Cambridge, Mass. and Amsterdam – October 04, 2017 – Neon Therapeutics, an immuno-oncology company developing neoantigen-based therapeutic vaccines and T cell therapies to treat cancer, today announced that the company has entered into an exclusive license agreement with the Netherlands Cancer Institute (NKI) for technology to be utilized in Neon Therapeutics’ personalized neoantigen T cell therapy program, NEO-PTC-01.
Under a collaborative research agreement established in 2016, Neon Therapeutics and the NKI have developed an ex vivo induction protocol which produces autologous T cells targeting each patient’s own neoantigens. This collaborative research has been led at the NKI by John Haanen, M.D., Ph.D., professor and head of the Medical Oncology Division at NKI, and Joost van den Berg, Ph.D., director of the Cell Therapy facility, with support from Neon co-founder Ton Schumacher, Ph.D., professor and senior member of the Division of Molecular Oncology & Immunology. Neon Therapeutics has now licensed intellectual property and know-how from NKI to support further development of NEO-PTC-01 into clinical development.
NEO-PTC-01 is an autologous T cell therapy, where a proprietary induction protocol is used to induce multiple T cell populations specific for multiple neoantigen targets. Neon Therapeutics will continue to work with the NKI to prepare for the initiation of a phase 1 clinical study by the end of 2018.
“Our collaboration with the Netherlands Cancer Institute has been a productive one, bringing in complementary capabilities to accelerate the development of Neon Therapeutics’ personalized T cell program,” said Richard Gaynor, president of research and development at Neon Therapeutics. “We are excited to enter the next phase of NEO-PTC-01 development, and look forward to continuing to work with the NKI to scale-up the GMP manufacturing process.”
“We are very happy to see our collaboration with Neon Therapeutics entering the next phase. It nicely confirms that our efforts to exploit new opportunities for immunotherapy are quickly moving in the right direction,” said Prof. Dr. Rene Medema, director of research at the NKI.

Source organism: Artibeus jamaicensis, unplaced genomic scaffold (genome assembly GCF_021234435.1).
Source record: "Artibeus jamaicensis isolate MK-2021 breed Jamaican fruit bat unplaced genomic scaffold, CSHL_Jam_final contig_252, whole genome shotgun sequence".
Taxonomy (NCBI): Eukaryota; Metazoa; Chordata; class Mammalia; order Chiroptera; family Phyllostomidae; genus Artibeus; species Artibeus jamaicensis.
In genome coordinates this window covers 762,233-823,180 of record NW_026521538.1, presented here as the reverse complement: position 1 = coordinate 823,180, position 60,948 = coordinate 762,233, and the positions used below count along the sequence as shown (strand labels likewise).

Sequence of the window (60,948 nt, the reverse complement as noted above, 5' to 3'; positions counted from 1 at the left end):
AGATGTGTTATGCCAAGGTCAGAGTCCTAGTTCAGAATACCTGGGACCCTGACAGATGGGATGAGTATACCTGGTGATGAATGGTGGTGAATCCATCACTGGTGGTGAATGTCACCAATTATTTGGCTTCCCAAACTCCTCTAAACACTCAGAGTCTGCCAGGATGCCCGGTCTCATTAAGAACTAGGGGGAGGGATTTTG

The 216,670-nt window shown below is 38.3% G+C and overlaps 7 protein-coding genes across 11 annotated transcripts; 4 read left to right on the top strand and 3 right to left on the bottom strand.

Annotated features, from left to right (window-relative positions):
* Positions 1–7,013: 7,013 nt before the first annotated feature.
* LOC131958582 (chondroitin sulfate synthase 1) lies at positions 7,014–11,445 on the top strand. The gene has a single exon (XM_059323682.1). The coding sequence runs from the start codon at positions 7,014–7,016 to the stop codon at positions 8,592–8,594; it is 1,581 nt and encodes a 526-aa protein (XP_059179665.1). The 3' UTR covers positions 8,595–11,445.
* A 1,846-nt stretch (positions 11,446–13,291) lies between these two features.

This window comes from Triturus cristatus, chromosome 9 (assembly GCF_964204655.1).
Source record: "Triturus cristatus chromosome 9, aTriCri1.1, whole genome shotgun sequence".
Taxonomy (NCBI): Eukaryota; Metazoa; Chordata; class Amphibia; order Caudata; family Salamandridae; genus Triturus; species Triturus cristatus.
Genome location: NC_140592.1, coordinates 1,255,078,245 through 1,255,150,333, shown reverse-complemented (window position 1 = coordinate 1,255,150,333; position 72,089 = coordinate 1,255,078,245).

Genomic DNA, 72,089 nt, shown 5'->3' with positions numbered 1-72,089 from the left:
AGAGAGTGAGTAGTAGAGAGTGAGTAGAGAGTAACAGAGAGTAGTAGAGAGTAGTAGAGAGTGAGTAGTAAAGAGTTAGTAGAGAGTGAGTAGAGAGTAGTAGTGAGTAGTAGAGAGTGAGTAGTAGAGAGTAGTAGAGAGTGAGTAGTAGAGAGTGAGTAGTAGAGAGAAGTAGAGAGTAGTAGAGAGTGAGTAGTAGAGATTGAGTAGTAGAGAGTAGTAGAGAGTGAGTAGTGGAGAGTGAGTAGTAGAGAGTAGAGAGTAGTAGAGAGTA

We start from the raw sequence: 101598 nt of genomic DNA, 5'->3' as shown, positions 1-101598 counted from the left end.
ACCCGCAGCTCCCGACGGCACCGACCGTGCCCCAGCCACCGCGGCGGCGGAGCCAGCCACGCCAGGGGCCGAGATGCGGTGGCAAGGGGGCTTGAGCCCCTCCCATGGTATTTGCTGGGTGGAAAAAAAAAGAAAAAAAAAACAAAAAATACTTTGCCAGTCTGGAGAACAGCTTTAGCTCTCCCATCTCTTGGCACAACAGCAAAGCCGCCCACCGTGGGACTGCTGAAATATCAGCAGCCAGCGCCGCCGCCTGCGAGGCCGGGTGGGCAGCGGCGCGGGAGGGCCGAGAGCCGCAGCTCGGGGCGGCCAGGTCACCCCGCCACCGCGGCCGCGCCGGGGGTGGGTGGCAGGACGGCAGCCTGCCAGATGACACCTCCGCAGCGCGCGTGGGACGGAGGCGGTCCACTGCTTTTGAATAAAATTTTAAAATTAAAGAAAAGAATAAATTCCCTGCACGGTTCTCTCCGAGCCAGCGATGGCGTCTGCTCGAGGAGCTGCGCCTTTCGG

“We have made great progress working with Neon Therapeutics to develop this technology to induce de novo neoantigen-based T cell responses,” said Prof. Dr. Haanen. “We are pleased that Neon Therapeutics will continue to develop these technologies to bring the promise of fully personalized cell therapies to cancer patients.”
About Neon Therapeutics
Neon Therapeutics is an immuno-oncology company focused on developing novel therapeutics leveraging neoantigen biology to treat cancer. A neoantigen-based product engine will allow Neon to develop further treatment modalities including next-generation vaccines and T cell therapies targeting both personalized as well as shared neoantigens. Neon Therapeutics’ lead program is a personalized neoantigen vaccine that builds upon years of research and development at the Broad Institute and Dana-Farber Cancer Institute, and is already in multiple clinical trials. For more information, please visit www.neontherapeutics.com.
About the Netherlands Cancer Institute
The Netherlands Cancer Institute (NKI) was established on October 10, 1913. It has been at the international forefront of cancer care and research ever since. The unique combination of health care and scientific research within the same institute offers great benefit for cancer patients. Today, the Netherlands Cancer Institute accommodates more than 700 scientists and scientific support personnel. The NKI’s cancer clinic, the Antoni van Leeuwenhoek Hospital, has 185 medical specialists, 220 beds, an out-patient clinic that receives 27,000 patients each year, 12 operating theaters and 11 radiotherapy units. It is the only dedicated cancer center in The Netherlands and maintains an important role as a national and international center of scientific and clinical expertise, development and training. For more information, please visit www.nki.nl.
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